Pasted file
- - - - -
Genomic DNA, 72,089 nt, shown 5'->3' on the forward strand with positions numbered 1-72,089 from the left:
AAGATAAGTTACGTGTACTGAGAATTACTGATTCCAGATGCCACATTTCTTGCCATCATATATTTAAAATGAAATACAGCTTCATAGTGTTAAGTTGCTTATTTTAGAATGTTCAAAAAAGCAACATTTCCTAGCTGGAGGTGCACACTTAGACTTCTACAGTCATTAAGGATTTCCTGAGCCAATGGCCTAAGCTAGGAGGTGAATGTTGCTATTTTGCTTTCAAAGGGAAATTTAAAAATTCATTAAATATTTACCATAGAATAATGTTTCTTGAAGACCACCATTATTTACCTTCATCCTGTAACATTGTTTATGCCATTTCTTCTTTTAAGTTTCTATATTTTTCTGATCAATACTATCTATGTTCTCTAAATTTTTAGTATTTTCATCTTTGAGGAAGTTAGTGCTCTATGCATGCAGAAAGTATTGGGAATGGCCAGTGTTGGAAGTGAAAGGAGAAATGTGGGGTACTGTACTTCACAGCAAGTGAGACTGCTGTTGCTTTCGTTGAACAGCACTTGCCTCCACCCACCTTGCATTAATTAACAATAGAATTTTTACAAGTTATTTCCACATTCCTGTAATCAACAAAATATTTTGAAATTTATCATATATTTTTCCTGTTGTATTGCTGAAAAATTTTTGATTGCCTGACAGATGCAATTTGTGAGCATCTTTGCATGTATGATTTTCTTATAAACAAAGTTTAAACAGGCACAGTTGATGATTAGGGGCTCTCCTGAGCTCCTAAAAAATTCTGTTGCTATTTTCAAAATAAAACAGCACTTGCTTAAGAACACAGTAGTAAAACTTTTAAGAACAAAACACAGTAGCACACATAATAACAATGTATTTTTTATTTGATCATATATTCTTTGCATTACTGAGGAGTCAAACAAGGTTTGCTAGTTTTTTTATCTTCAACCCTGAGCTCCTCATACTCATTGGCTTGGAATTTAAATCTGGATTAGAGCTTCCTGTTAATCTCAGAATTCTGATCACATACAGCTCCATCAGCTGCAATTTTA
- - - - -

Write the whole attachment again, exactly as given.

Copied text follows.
Genomic DNA, 72,089 nt, shown 5'->3' on the forward strand with positions numbered 1-72,089 from the left:
AAGATAAGTTACGTGTACTGAGAATTACTGATTCCAGATGCCACATTTCTTGCCATCATATATTTAAAATGAAATACAGCTTCATAGTGTTAAGTTGCTTATTTTAGAATGTTCAAAAAAGCAACATTTCCTAGCTGGAGGTGCACACTTAGACTTCTACAGTCATTAAGGATTTCCTGAGCCAATGGCCTAAGCTAGGAGGTGAATGTTGCTATTTTGCTTTCAAAGGGAAATTTAAAAATTCATTAAATATTTACCATAGAATAATGTTTCTTGAAGACCACCATTATTTACCTTCATCCTGTAACATTGTTTATGCCATTTCTTCTTTTAAGTTTCTATATTTTTCTGATCAATACTATCTATGTTCTCTAAATTTTTAGTATTTTCATCTTTGAGGAAGTTAGTGCTCTATGCATGCAGAAAGTATTGGGAATGGCCAGTGTTGGAAGTGAAAGGAGAAATGTGGGGTACTGTACTTCACAGCAAGTGAGACTGCTGTTGCTTTCGTTGAACAGCACTTGCCTCCACCCACCTTGCATTAATTAACAATAGAATTTTTACAAGTTATTTCCACATTCCTGTAATCAACAAAATATTTTGAAATTTATCATATATTTTTCCTGTTGTATTGCTGAAAAATTTTTGATTGCCTGACAGATGCAATTTGTGAGCATCTTTGCATGTATGATTTTCTTATAAACAAAGTTTAAACAGGCACAGTTGATGATTAGGGGCTCTCCTGAGCTCCTAAAAAATTCTGTTGCTATTTTCAAAATAAAACAGCACTTGCTTAAGAACACAGTAGTAAAACTTTTAAGAACAAAACACAGTAGCACACATAATAACAATGTATTTTTTATTTGATCATATATTCTTTGCATTACTGAGGAGTCAAACAAGGTTTGCTAGTTTTTTTATCTTCAACCCTGAGCTCCTCATACTCATTGGCTTGGAATTTAAATCTGGATTAGAGCTTCCTGTTAATCTCAGAATTCTGATCACATACAGCTCCATCAGCTGCAATTTTA